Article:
Even for experts, this hasn’t been an easy question to answer, with zoologists offering several theories across several decades. However, one explanation now stands head and shoulders above the rest.
Fundamentally, flamingos stand on one leg to avoid muscular fatigue. “It’s an energy-saving activity, basically,” explains Dr Paul Rose, zoologist at the University of Exeter. “Believe it or not, flamingos are more stable for long periods of time on one leg than they are on two. This is because the ligaments and tendons in their legs can be locked in position - and that reduces any muscular effort to stay in one place."
“If you’re a flamingo, you’re going to want to sleep on one leg as you can activate this locking mechanism and just stay there. Sleeping on two legs would mean constantly maintaining your balance.”
It may sound somewhat counter-intuitive, but this is now the received wisdom for the 'one leg theory'. Interestingly, they aren’t the only animals to engage in this behaviour. Ducks, geese, swans and flamingos are birds of a feather, using similar locking mechanisms in their legs to stay perfectly balanced.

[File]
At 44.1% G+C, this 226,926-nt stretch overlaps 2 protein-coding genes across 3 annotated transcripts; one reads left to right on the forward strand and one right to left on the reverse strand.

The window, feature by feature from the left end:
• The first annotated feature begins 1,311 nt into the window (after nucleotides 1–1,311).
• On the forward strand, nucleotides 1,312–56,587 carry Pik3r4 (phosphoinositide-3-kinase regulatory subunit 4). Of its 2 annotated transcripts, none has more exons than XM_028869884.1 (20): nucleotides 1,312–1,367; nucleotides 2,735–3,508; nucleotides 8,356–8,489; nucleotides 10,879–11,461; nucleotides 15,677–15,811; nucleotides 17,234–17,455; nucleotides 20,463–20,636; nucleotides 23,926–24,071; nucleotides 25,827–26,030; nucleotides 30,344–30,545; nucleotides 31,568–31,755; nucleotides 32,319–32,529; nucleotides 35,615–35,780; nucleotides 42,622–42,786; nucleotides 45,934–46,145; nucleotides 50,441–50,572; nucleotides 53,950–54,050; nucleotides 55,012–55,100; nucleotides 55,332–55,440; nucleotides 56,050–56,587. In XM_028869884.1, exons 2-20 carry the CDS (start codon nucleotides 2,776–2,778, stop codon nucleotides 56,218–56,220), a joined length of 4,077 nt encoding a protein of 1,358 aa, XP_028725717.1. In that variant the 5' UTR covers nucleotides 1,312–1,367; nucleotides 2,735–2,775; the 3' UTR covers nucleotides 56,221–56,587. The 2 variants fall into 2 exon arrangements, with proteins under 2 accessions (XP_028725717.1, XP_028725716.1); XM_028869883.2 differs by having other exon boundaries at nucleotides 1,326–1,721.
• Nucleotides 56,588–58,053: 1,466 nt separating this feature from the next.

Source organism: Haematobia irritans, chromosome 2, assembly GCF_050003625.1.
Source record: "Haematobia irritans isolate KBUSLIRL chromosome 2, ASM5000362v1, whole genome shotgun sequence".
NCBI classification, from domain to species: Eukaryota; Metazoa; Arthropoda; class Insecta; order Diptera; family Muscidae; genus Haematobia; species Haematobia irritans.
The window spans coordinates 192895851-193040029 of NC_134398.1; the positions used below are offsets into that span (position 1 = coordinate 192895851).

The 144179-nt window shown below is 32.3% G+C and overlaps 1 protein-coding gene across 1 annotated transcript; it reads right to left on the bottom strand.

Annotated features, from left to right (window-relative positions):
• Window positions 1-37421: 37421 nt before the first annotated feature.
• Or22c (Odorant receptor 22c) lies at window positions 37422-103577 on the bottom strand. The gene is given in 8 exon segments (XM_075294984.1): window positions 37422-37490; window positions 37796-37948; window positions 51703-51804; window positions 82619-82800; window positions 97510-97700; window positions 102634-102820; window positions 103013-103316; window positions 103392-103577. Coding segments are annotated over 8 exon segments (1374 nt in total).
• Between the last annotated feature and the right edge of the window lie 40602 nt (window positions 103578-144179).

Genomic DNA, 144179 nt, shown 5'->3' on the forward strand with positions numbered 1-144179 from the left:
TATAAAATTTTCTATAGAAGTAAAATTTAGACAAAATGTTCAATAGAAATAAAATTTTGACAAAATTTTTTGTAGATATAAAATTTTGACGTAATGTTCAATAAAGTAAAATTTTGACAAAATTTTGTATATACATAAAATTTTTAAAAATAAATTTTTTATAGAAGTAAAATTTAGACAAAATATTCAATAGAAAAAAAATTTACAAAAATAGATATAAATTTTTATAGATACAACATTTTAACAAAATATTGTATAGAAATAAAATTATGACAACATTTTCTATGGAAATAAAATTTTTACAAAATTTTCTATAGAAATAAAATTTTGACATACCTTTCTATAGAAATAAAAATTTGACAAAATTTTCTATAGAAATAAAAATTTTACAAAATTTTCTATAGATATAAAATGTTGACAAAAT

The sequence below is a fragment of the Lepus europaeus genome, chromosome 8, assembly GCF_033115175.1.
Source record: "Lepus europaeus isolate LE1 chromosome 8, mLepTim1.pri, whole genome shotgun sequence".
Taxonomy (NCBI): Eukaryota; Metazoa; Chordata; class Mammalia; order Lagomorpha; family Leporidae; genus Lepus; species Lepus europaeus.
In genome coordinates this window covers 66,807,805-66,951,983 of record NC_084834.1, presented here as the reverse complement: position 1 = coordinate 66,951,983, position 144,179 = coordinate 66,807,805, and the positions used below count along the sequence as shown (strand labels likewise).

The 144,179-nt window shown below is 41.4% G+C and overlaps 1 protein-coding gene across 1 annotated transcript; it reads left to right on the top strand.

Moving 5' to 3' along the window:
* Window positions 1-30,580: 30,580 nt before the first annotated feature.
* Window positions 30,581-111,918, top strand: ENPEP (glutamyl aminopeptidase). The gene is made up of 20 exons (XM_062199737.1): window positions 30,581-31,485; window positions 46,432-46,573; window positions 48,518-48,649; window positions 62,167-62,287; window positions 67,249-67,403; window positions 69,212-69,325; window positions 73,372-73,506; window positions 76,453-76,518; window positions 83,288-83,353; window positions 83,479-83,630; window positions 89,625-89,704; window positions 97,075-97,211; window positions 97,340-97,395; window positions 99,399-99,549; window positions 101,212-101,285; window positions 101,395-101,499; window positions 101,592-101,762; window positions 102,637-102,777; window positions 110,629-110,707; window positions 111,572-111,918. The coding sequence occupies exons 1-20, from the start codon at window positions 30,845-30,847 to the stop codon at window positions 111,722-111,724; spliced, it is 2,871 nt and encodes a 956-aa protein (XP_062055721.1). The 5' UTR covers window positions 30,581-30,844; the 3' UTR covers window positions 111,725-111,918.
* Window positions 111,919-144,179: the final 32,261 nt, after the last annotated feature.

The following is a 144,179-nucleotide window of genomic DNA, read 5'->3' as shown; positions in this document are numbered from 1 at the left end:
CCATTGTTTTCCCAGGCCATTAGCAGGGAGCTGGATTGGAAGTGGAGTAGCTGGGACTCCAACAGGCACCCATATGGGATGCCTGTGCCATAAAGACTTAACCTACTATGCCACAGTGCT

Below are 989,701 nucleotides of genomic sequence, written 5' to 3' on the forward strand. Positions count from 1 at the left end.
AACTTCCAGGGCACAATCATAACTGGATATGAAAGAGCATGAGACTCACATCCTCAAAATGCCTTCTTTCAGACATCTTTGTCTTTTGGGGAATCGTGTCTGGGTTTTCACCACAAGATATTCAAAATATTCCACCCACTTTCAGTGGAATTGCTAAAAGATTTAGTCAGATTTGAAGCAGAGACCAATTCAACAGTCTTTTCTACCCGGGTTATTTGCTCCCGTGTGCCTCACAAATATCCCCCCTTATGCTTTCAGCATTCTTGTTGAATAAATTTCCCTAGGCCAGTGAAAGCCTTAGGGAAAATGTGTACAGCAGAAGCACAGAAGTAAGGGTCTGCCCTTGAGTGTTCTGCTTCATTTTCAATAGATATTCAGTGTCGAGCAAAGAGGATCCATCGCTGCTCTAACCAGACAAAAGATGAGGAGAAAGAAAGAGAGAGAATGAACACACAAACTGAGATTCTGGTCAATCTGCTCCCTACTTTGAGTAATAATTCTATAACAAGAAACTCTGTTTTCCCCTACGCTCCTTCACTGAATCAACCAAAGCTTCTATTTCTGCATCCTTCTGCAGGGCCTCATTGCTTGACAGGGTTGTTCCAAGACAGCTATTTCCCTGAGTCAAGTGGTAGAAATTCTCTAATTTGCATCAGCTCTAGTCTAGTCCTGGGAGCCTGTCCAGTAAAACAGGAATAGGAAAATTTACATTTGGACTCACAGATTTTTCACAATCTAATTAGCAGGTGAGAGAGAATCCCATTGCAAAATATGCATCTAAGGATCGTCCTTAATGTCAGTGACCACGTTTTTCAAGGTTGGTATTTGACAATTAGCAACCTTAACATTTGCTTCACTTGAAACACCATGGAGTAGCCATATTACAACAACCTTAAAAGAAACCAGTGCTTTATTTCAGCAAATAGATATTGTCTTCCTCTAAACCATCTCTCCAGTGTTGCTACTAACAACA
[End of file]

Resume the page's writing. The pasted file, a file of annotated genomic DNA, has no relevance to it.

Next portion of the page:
“So many birds stand on one leg. It just so happens that because flamingos have such long legs, we see it more,” says Rose. “Yet we can even see this behaviour in humans to some extent if they’re in a queue: people will rest more weight on one leg than the other.” But, fortunately, humans don't need to sleep standing up!
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